After months of preparation and working behind the scenes with the mayor’s office, it seems that the landscape on the north side of Eads is about to change in a very significant way. Love’s is coming to Eads, and construction is set to begin in the spring, perhaps as early as March, with late summer slated for completion. One thing is known for certain: it will be no small arrival.
Kiowa County Commissioner Cindy McLoud was in Denver last week attending a conference titled “Saving Places” and sponsored by Colorado Preservation Incorporated. While there, McLoud received a check on behalf of the county for $170,171.00 awarded by the Colorado State Historical Fund. The funds are earmarked for completing the last phase of restoring the exterior of the Murdock Building, located on Maine Street in Eads.
Rialto. It’s a name that has graced the fronts of hotels from Venice to Victoria, Barcelona to Warsaw, and, for a time, a hotel in Eads. Aside from referencing an ancient island in Venice, the word itself means “a place of trade or exchange, a theater district”. It’s difficult to believe that such a worldly, almost timeless name would be attached to the modest two story building on Maine Street. But what The Rialto is now is not what it once was when graceful porches looked down on the street below, and its halls were filled with the conversations of oil men and cowboys, lawyers and teachers and a variety of travelers caught by dust storms or snow storms or both.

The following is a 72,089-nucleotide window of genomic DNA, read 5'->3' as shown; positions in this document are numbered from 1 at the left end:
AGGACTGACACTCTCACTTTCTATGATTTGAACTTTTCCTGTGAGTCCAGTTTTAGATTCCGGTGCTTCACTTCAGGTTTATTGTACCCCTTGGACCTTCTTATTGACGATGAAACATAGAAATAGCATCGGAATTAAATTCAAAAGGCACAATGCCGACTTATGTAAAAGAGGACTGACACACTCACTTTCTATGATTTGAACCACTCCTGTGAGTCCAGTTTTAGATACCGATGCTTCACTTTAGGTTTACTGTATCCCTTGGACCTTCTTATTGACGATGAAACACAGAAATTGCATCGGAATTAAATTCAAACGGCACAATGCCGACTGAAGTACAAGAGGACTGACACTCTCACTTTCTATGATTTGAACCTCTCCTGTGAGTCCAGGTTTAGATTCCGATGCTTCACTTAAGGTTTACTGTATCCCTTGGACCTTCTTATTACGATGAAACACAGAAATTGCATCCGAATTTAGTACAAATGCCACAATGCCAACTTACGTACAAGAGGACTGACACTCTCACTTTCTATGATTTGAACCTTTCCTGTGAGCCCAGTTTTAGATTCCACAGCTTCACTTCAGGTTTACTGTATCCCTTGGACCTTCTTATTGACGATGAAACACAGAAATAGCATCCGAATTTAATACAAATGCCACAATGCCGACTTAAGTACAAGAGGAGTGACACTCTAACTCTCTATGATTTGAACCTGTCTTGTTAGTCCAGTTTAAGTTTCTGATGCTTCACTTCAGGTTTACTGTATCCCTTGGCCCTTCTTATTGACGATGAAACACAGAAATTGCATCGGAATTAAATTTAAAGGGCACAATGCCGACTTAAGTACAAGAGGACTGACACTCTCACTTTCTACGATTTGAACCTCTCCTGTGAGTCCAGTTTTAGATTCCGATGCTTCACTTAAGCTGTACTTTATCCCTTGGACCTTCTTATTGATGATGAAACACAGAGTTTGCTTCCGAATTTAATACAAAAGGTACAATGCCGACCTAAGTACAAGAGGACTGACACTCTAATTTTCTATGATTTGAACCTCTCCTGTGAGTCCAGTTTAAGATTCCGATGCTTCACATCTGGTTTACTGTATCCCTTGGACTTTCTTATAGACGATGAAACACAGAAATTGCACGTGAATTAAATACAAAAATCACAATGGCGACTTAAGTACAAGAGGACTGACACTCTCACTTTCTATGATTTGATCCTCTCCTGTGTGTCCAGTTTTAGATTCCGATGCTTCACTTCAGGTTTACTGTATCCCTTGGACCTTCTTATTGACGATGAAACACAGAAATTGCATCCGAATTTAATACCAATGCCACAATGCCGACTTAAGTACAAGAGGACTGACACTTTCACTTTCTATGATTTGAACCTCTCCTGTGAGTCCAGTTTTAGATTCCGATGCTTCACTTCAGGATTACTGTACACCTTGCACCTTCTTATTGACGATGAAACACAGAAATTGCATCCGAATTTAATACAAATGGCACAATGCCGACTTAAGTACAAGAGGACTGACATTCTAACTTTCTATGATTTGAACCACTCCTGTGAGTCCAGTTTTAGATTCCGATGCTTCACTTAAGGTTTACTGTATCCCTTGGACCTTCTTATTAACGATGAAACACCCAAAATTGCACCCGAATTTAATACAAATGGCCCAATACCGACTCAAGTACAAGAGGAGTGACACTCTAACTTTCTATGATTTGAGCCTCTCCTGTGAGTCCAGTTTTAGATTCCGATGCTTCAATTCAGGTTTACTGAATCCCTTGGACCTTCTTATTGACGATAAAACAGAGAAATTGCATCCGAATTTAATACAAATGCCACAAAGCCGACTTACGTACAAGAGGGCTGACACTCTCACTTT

I’ve always believed newspapers play a crucial role in society. Whether it’s a publication with millions of readers or a periodical with a thousand readers in a sparsely populated county, the function is the same: to serve the community, to provide the public with information that is unbiased and without agenda, to challenge people to examine their opinions and the opinions of others toward a greater understanding of who we are, and to support a healthy economy because a community cannot prosper in the absence of a dynamic marketplace.
For several years, there was a consensus among Kiowa County Commissioners that economic development is best left to the private sector. Decisions were guided by the principle that the role of county government is to reduce spending and free market principles should determine the local economy.